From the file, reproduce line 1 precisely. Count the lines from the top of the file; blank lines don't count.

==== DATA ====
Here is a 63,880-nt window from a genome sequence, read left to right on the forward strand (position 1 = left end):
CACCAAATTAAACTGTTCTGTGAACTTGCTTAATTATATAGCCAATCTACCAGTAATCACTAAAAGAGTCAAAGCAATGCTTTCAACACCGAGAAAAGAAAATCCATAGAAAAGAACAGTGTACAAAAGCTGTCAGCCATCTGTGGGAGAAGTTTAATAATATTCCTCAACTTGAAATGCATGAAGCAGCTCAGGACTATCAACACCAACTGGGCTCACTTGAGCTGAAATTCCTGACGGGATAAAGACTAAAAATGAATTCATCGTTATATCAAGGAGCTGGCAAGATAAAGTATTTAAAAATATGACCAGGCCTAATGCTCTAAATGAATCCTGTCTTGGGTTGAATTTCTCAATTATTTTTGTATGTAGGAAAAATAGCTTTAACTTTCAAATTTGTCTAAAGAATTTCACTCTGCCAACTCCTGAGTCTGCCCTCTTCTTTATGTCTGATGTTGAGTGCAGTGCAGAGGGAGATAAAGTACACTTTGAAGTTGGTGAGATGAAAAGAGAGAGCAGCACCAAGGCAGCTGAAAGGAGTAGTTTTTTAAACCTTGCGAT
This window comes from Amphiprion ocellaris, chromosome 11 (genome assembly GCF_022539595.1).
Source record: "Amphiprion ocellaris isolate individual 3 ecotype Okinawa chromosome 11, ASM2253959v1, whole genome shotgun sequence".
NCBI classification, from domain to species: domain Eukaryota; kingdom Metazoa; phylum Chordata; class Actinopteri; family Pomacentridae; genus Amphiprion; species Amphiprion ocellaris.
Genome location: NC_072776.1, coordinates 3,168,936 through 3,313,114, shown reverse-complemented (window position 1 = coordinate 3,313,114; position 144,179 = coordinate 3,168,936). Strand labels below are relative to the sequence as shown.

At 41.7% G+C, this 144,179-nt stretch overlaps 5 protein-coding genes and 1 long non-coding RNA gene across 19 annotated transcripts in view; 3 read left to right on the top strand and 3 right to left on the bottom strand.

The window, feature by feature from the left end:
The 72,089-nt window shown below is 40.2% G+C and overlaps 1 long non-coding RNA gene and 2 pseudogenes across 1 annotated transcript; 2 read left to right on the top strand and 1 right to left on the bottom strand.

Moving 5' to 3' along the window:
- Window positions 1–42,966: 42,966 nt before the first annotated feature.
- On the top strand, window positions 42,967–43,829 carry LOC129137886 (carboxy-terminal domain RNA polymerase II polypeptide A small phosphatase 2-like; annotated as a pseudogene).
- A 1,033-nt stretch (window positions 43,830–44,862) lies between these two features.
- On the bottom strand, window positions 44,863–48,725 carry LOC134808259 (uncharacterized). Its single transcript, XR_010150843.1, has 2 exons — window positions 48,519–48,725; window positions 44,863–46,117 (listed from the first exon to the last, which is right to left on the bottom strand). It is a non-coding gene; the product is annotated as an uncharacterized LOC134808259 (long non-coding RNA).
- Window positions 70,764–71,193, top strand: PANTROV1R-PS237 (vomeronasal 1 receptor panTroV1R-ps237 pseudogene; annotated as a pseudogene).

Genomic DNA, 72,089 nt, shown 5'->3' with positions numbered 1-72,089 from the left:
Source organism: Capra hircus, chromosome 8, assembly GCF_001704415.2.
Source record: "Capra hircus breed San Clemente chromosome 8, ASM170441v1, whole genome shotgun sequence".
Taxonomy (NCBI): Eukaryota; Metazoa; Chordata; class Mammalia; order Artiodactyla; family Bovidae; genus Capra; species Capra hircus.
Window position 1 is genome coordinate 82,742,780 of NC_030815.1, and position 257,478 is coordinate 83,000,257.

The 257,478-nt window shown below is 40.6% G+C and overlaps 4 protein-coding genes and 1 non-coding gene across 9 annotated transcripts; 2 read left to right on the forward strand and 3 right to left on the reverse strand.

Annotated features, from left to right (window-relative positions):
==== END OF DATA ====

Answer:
Here is a 63,880-nt window from a genome sequence, read left to right on the forward strand (position 1 = left end):